Related Outcome Tools

Housing

The home is one of the most critical environments in life, as adequate housing is critically fundamental for participating in education, employment, and social activities [1]. As such, a poor fit between individuals and their home can negatively impact health and quality of life (QoL) [2].

Housing needs are particularly concerning for individuals after spinal cord injury (SCI), as numerous home adaptations are often required to ensure autonomy, community integration and social participation. However, unsatisfactory living environments are among the 10 most commonly reported problems after SCI [3] and ~ 25% of Canadians living with SCI report that their housing needs are not met [4].

Adequate housing is critical for optimizing community integration, service delivery and social policy in SCI populations.   

However, unmet housing needs continue to have the potential to negatively affect several domains of quality of life after SCI.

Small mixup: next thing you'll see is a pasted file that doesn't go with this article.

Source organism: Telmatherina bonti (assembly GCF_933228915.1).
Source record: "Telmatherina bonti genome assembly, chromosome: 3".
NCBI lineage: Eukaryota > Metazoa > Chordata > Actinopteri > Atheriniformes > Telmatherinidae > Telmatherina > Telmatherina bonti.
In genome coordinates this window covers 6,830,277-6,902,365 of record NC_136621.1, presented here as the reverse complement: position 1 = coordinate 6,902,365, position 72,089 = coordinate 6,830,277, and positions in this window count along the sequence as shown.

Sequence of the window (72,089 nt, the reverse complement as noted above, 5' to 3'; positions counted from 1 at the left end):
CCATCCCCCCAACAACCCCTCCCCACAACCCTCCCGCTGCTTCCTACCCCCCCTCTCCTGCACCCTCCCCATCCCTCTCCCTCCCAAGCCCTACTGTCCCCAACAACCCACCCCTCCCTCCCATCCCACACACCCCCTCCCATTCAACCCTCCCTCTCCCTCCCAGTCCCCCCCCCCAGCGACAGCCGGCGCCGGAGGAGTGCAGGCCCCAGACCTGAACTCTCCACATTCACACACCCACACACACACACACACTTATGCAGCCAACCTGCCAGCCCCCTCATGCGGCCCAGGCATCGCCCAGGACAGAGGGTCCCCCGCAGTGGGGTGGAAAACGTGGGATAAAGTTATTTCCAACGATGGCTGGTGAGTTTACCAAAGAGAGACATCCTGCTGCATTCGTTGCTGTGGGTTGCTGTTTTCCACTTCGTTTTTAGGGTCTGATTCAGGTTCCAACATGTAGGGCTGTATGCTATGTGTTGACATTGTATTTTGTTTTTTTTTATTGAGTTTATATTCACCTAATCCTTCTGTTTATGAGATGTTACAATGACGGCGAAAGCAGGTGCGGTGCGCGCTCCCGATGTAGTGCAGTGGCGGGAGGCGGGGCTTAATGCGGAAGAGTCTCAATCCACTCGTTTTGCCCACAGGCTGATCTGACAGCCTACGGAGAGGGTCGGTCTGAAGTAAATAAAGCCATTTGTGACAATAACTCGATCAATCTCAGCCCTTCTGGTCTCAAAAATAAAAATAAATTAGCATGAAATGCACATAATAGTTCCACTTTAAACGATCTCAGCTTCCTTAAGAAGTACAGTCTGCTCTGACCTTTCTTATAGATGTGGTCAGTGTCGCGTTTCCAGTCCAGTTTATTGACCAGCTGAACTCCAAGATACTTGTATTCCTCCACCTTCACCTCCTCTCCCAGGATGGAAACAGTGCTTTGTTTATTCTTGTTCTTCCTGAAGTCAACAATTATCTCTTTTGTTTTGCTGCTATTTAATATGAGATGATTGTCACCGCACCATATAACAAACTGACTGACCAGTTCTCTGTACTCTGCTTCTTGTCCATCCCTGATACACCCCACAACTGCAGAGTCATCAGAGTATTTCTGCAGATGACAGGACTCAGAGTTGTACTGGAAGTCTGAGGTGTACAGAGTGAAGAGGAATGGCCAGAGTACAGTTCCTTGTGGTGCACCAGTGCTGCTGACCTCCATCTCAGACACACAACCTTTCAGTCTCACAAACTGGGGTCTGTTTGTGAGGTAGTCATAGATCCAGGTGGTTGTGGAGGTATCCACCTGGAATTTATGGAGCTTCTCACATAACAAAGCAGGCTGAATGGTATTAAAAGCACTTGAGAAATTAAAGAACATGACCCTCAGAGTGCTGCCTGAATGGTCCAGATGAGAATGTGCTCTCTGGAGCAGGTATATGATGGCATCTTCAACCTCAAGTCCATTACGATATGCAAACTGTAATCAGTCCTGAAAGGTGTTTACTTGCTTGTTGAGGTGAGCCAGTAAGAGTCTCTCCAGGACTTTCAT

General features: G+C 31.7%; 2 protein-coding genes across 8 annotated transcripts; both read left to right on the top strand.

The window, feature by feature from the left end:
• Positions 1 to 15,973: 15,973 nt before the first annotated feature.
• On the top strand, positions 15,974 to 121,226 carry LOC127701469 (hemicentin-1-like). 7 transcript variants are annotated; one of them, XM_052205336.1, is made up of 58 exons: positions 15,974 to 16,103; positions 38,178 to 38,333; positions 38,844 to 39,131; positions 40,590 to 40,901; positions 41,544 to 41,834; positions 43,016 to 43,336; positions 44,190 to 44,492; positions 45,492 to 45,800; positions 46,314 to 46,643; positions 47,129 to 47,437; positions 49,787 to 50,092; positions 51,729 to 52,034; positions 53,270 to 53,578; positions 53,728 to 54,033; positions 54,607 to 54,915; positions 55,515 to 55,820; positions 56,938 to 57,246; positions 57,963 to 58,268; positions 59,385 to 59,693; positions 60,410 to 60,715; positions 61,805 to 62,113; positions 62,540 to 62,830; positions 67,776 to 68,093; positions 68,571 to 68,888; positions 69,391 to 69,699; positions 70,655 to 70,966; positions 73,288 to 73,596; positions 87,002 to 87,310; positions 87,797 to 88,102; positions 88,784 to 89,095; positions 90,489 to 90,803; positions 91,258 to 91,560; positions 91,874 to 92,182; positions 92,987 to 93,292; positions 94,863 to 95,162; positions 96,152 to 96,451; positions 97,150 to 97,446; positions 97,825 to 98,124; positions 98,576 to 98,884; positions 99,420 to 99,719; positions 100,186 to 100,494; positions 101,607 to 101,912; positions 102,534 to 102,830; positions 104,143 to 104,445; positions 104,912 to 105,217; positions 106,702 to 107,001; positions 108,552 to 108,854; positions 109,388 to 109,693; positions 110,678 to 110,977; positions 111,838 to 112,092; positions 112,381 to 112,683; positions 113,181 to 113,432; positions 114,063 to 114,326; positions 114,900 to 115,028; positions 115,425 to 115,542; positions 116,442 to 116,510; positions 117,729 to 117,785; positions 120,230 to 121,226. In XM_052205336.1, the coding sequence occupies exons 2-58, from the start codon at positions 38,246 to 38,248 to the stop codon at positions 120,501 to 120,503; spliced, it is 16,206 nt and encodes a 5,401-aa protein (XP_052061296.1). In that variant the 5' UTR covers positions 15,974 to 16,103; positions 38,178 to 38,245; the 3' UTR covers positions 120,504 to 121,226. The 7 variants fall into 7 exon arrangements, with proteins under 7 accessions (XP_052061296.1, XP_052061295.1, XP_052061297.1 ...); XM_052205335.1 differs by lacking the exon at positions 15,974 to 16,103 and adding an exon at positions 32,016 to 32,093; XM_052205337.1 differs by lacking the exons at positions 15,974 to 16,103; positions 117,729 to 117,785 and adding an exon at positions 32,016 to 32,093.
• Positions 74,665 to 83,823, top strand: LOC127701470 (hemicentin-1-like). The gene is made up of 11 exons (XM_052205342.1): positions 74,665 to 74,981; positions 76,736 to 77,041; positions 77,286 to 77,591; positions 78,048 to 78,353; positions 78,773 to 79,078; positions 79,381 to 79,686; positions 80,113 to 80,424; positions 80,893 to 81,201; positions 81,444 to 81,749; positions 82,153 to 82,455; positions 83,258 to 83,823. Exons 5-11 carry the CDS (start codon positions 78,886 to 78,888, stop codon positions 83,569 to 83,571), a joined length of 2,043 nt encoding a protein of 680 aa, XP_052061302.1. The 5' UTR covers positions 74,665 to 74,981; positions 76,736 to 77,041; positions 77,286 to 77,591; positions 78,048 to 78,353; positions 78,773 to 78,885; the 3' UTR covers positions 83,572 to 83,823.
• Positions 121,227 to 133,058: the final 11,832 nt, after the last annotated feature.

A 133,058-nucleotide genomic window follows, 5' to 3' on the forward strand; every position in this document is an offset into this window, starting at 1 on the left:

References:

1. Brattgard S. Housing and community planning for disabled. Scan J Rehabil Med 1972;4(3):133-136.

2. Caplan RD, Cobb S, French JRP, et al. Job demands and worker health. (Pub No. 75-168.) Cincinnati, OH: National Institute for Occupational Safety and Health, 1975.

3. Rubinelli S, Glässel A, Branch M. From the person’s perspective: Perceived problems in functioning among individuals with spinal cord injury in Switzerland. J Rehabil Med 2016;48:235–243.

4. Noreau L, Noonan VK, Cobb J, Leblond J, Dumont FS. Spinal Cord Injury Community Survey: A national, comprehensive study to portray the lives of Canadians with spinal cord injury. Top Spinal Cord Inj Rehabil 2014;20(4):249–264.

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